Sexify’s undisguised commitment would be to share important thoughts about sex with its viewers and emphasize the importance of sexual awareness.
The story seems to provide a great framework for this: three graduate female students, Natalia (Aleksandra Skraba), Monika (Sandra Drzymalska), and Paulina (Maria Sobocinska) plan to enter a prestigious innovation competition with a phone app that helps women to achieve orgasm. However, to develop the app, the girls need to be thoroughly acquainted with all the ins and outs of female delight, the mysteries of which they themselves discover – or would rather discover – in front of the eyes of the viewers, thus sharing essential thoughts on sexuality.
Unfortunately, however, we do not see anything of this for a long time. The first half of the eight-episode season is, without exaggeration, all about female college students having sex, talking about sex, or thinking about sex, maybe masturbating, without any kind of message, thought, or plot worth mentioning. By the end of the first episode, this becomes terribly tiring, and then we have three more episodes like this waiting for us… After repeatedly arriving from one of the unwarranted sex scenes to another while nothing substantial is happening, I began to seriously think about whether I was accidentally watching the dormant sex fantasies of an 18-year-old hormone-stricken teen? How much the whole thing got exaggerate perhaps well indicated by the fact that we see the main character Natalia’s breasts sooner than her face, or that one of her girlfriends, Monika, initially has no role for a time other than to lie down with literally every oncoming guy.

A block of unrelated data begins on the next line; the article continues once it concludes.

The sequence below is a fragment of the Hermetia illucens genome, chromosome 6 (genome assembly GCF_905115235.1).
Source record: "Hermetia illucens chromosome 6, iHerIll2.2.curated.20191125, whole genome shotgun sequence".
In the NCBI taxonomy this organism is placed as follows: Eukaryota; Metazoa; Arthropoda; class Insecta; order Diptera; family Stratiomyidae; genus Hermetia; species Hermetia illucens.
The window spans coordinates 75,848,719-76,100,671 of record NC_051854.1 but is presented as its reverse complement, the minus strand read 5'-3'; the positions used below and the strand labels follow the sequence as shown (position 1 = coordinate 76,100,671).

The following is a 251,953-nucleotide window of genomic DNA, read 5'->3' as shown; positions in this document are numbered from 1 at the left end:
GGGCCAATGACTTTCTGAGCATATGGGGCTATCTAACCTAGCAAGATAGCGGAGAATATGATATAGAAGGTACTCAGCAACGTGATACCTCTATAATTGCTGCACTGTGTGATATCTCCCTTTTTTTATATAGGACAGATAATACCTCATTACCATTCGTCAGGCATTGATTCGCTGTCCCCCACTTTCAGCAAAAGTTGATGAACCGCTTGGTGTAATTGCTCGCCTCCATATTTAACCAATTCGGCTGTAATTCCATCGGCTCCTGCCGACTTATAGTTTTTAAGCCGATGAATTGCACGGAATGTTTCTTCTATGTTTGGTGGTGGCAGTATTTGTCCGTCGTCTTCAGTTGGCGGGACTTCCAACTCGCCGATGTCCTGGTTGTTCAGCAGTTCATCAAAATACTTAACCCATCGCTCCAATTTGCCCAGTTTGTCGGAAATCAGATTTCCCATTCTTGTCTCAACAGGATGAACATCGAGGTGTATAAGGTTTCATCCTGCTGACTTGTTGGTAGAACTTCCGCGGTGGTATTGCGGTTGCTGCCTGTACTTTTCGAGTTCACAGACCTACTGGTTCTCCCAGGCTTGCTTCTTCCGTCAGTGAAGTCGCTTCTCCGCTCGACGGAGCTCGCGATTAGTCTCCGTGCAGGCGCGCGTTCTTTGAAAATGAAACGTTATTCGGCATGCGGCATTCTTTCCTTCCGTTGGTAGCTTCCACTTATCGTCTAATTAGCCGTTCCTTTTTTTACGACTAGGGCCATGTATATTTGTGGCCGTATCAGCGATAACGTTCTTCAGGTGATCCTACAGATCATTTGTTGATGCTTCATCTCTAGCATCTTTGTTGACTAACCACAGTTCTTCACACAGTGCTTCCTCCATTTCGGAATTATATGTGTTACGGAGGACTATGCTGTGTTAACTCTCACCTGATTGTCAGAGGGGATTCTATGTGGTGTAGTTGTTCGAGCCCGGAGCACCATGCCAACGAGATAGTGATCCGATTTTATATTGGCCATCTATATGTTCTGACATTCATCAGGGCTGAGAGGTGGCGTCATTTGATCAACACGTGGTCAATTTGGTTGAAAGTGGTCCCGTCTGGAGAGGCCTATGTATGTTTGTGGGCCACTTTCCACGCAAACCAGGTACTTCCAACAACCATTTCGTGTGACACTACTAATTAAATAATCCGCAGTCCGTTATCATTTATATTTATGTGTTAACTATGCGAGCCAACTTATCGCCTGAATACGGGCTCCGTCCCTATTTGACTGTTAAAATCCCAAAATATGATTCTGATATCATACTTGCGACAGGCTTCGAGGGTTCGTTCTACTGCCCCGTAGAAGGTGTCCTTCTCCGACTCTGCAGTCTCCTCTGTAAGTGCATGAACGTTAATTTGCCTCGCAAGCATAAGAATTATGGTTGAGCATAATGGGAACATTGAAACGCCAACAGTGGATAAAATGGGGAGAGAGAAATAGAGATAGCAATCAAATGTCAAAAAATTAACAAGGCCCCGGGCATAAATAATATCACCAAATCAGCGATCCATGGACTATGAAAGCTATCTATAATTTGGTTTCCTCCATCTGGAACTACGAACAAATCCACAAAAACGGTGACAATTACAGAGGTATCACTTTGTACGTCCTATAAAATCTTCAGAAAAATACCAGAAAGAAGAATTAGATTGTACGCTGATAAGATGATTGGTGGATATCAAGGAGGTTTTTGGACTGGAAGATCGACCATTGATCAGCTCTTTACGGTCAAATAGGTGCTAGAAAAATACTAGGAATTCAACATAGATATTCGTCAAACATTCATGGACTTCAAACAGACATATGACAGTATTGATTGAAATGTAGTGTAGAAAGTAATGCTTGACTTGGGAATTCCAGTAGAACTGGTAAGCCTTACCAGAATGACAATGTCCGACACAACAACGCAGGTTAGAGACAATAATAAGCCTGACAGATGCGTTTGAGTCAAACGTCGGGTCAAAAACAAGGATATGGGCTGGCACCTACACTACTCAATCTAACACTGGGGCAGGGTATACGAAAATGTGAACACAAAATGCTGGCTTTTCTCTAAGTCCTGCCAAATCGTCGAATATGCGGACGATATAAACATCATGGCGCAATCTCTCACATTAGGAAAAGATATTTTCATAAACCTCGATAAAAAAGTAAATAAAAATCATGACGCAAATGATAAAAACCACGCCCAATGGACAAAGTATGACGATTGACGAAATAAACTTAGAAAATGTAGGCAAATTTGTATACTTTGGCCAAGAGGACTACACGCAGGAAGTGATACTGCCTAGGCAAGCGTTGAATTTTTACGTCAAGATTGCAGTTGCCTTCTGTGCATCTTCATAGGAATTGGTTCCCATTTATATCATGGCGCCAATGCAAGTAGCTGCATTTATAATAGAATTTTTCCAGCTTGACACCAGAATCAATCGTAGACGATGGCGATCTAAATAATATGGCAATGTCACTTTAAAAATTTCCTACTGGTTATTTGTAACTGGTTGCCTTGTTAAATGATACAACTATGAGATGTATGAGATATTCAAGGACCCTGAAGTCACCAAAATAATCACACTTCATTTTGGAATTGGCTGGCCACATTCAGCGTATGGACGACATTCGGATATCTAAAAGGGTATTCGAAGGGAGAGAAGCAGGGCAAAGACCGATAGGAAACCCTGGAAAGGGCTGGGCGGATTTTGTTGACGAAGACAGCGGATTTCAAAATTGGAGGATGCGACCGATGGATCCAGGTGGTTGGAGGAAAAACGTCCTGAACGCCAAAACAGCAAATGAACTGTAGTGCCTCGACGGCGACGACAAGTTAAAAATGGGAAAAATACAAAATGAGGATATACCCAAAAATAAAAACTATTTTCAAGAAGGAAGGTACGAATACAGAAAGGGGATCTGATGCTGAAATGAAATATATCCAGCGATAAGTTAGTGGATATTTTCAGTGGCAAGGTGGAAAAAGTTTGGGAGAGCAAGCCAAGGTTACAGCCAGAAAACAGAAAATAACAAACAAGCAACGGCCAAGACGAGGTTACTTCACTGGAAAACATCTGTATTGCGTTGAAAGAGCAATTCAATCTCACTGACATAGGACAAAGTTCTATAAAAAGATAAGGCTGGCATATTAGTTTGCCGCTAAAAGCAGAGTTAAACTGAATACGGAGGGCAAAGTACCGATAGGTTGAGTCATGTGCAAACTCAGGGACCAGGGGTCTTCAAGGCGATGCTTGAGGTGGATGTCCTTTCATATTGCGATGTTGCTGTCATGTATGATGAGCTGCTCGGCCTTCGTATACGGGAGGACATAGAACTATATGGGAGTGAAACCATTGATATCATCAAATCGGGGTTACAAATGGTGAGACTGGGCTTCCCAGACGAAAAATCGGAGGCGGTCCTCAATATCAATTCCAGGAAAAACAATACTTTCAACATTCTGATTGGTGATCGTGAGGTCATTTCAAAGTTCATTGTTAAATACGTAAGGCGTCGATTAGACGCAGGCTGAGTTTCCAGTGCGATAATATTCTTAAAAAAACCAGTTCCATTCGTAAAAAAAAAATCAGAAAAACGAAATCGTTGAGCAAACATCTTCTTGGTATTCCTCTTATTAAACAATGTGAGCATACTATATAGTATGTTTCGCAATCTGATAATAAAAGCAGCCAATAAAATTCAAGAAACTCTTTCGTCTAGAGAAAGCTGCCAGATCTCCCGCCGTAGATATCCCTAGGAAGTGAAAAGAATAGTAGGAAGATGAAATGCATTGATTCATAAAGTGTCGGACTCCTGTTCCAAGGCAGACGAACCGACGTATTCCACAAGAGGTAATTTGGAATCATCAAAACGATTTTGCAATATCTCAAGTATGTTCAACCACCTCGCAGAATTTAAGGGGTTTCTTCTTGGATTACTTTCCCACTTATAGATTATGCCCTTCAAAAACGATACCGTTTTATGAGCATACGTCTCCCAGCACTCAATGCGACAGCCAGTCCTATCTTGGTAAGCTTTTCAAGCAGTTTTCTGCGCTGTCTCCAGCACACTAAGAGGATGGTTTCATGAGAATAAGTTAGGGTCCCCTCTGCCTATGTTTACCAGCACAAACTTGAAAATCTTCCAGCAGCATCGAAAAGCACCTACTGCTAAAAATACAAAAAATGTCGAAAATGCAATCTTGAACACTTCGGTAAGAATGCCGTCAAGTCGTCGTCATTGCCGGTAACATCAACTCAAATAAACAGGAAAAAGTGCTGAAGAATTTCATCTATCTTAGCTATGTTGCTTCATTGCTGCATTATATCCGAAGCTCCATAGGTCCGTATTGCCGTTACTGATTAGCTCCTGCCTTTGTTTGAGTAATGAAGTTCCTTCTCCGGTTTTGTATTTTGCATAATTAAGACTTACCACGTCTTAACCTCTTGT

Don’t get me wrong! The problem is not that there is a lot of sex in a series about sex, but that in the meantime, Sexify also forgets to actually be about something. And perhaps it is unfortunate that in a series that seeks to share sexual knowledge in principle, the main theme (you know, sex) is depicted with the man and the woman pushing down their pants, and then “the hammer drill starts”. That’s it. Because it is an authentic representation of sex…
So, the first four episodes were real suffering to watch through. In any case, by the turn of the second half of the season, perhaps the makers also felt that this wouldn’t be enough in this form, so the story gets more emphasis from the fifth episode and the sex is somewhat pushed into the background. This is really good for the series, as the drama will finally start, there will be reasons to be excited, and even one or two really important thoughts will be formulated. Plus, so that the actresses who play the protagonists can finally really do a bit of acting instead of the constant sex, some of them even turn out to be quite talented.
However, even though the second half of the season works much better, some problems, unfortunately, don’t go away, and even new ones come up! The former includes the three or four terribly annoying songs that the creators cut into every scene, or that the jokes still don’t work very well, and the latter are exemplified by the dialogues, which turn out to be embarrassingly weak just when they should be about something important.
However, despite the many negatives, I can’t say I hated Sexify all the way through. It’s not a good series, but in its own somewhat clumsy way, it works at times. In any case, if someone is looking for a series on a similar topic, Netflix’s Sex Education is probably a better choice.